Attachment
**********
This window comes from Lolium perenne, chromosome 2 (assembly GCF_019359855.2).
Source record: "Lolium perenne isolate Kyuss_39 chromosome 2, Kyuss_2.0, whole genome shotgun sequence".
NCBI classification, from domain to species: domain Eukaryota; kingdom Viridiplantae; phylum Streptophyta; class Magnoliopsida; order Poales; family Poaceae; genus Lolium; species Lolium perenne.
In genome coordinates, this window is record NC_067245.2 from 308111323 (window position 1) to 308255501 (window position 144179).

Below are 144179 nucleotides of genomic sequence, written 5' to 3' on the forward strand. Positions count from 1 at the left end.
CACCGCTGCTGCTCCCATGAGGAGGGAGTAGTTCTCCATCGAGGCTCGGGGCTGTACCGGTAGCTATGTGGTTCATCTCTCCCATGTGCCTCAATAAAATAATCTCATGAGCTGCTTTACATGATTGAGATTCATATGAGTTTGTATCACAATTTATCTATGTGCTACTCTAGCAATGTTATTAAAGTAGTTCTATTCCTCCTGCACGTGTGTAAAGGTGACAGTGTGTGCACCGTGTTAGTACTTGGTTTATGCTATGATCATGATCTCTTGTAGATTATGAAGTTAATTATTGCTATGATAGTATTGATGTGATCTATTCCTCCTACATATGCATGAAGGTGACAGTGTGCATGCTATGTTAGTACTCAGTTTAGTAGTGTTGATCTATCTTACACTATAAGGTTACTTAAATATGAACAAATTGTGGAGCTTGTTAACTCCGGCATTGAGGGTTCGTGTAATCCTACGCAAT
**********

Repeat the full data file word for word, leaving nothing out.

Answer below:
This window comes from Lolium perenne, chromosome 2 (assembly GCF_019359855.2).
Source record: "Lolium perenne isolate Kyuss_39 chromosome 2, Kyuss_2.0, whole genome shotgun sequence".
NCBI classification, from domain to species: domain Eukaryota; kingdom Viridiplantae; phylum Streptophyta; class Magnoliopsida; order Poales; family Poaceae; genus Lolium; species Lolium perenne.
In genome coordinates, this window is record NC_067245.2 from 308111323 (window position 1) to 308255501 (window position 144179).

Below are 144179 nucleotides of genomic sequence, written 5' to 3' on the forward strand. Positions count from 1 at the left end.
CACCGCTGCTGCTCCCATGAGGAGGGAGTAGTTCTCCATCGAGGCTCGGGGCTGTACCGGTAGCTATGTGGTTCATCTCTCCCATGTGCCTCAATAAAATAATCTCATGAGCTGCTTTACATGATTGAGATTCATATGAGTTTGTATCACAATTTATCTATGTGCTACTCTAGCAATGTTATTAAAGTAGTTCTATTCCTCCTGCACGTGTGTAAAGGTGACAGTGTGTGCACCGTGTTAGTACTTGGTTTATGCTATGATCATGATCTCTTGTAGATTATGAAGTTAATTATTGCTATGATAGTATTGATGTGATCTATTCCTCCTACATATGCATGAAGGTGACAGTGTGCATGCTATGTTAGTACTCAGTTTAGTAGTGTTGATCTATCTTACACTATAAGGTTACTTAAATATGAACAAATTGTGGAGCTTGTTAACTCCGGCATTGAGGGTTCGTGTAATCCTACGCAAT